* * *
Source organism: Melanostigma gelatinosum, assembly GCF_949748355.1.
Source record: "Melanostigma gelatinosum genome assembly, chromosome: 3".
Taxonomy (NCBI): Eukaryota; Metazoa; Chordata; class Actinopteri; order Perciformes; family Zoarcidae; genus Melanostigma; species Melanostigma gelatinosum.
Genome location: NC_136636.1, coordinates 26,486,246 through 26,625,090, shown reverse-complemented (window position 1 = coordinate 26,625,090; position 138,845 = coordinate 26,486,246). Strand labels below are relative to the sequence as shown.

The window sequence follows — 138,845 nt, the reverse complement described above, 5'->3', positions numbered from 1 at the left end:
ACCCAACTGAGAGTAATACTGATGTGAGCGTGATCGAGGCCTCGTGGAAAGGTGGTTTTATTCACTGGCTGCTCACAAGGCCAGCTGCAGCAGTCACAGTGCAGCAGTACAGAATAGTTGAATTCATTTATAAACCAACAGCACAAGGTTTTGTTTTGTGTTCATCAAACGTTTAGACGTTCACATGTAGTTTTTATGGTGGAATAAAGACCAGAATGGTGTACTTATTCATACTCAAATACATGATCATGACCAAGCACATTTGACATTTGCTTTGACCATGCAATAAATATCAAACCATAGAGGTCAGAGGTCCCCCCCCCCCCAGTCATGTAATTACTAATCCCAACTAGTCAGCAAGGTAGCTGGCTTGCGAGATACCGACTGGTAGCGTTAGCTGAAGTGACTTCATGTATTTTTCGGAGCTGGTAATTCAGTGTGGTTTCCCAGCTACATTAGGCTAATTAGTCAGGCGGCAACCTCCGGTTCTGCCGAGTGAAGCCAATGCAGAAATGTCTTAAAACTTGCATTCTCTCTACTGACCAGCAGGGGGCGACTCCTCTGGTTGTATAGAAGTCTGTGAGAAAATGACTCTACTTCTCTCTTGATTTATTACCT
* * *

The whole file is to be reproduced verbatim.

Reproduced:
Source organism: Melanostigma gelatinosum, assembly GCF_949748355.1.
Source record: "Melanostigma gelatinosum genome assembly, chromosome: 3".
Taxonomy (NCBI): Eukaryota; Metazoa; Chordata; class Actinopteri; order Perciformes; family Zoarcidae; genus Melanostigma; species Melanostigma gelatinosum.
Genome location: NC_136636.1, coordinates 26,486,246 through 26,625,090, shown reverse-complemented (window position 1 = coordinate 26,625,090; position 138,845 = coordinate 26,486,246). Strand labels below are relative to the sequence as shown.

The window sequence follows — 138,845 nt, the reverse complement described above, 5'->3', positions numbered from 1 at the left end:
ACCCAACTGAGAGTAATACTGATGTGAGCGTGATCGAGGCCTCGTGGAAAGGTGGTTTTATTCACTGGCTGCTCACAAGGCCAGCTGCAGCAGTCACAGTGCAGCAGTACAGAATAGTTGAATTCATTTATAAACCAACAGCACAAGGTTTTGTTTTGTGTTCATCAAACGTTTAGACGTTCACATGTAGTTTTTATGGTGGAATAAAGACCAGAATGGTGTACTTATTCATACTCAAATACATGATCATGACCAAGCACATTTGACATTTGCTTTGACCATGCAATAAATATCAAACCATAGAGGTCAGAGGTCCCCCCCCCCCCAGTCATGTAATTACTAATCCCAACTAGTCAGCAAGGTAGCTGGCTTGCGAGATACCGACTGGTAGCGTTAGCTGAAGTGACTTCATGTATTTTTCGGAGCTGGTAATTCAGTGTGGTTTCCCAGCTACATTAGGCTAATTAGTCAGGCGGCAACCTCCGGTTCTGCCGAGTGAAGCCAATGCAGAAATGTCTTAAAACTTGCATTCTCTCTACTGACCAGCAGGGGGCGACTCCTCTGGTTGTATAGAAGTCTGTGAGAAAATGACTCTACTTCTCTCTTGATTTATTACCT